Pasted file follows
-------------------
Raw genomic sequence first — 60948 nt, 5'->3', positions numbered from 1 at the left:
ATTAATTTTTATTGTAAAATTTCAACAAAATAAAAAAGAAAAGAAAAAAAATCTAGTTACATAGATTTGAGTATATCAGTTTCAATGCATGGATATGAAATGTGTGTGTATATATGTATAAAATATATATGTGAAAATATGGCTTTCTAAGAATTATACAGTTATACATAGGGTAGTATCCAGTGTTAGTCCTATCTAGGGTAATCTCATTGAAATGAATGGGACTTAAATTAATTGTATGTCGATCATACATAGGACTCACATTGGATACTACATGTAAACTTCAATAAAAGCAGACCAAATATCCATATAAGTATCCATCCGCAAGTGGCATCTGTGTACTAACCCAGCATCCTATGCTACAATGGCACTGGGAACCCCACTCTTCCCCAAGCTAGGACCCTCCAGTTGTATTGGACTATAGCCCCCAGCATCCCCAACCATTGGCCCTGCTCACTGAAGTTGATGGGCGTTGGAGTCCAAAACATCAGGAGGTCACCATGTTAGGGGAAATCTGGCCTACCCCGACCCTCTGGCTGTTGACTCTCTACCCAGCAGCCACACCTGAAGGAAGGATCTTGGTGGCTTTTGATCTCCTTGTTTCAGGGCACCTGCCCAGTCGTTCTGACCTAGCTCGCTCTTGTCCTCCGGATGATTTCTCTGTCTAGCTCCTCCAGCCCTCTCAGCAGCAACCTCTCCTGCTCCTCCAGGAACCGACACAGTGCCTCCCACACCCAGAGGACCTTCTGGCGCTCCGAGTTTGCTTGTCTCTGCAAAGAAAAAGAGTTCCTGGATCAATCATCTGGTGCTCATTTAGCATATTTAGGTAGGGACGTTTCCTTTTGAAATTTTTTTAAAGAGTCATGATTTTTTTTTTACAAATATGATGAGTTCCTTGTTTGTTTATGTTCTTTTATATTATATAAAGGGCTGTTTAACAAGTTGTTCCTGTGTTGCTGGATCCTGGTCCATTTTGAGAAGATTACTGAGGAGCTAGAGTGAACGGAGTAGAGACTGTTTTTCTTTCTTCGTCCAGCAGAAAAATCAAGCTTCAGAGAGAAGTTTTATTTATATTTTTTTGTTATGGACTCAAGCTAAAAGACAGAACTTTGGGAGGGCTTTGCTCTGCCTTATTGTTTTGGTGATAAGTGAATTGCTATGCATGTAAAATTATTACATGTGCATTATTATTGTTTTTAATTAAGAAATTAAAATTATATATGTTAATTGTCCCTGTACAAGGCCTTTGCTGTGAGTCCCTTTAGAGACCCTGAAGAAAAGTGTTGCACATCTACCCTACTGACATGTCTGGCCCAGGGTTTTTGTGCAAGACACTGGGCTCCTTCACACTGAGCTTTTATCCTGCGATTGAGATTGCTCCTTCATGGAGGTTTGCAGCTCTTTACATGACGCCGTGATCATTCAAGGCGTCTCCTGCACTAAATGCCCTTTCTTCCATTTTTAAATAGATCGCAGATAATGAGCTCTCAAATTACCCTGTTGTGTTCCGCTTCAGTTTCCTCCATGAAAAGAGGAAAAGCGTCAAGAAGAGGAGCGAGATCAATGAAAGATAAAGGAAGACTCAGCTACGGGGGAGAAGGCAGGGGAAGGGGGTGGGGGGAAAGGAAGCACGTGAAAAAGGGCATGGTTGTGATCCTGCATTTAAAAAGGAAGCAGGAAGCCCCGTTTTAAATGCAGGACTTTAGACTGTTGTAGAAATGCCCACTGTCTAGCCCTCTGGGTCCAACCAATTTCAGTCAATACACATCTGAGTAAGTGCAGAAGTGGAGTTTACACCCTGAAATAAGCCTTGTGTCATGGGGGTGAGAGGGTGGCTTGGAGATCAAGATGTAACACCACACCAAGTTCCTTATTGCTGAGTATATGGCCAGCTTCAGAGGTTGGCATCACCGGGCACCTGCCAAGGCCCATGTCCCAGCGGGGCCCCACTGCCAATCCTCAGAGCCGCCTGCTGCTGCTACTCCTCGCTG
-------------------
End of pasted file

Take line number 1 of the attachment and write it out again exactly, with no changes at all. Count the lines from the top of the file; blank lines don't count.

Raw genomic sequence first — 60948 nt, 5'->3', positions numbered from 1 at the left: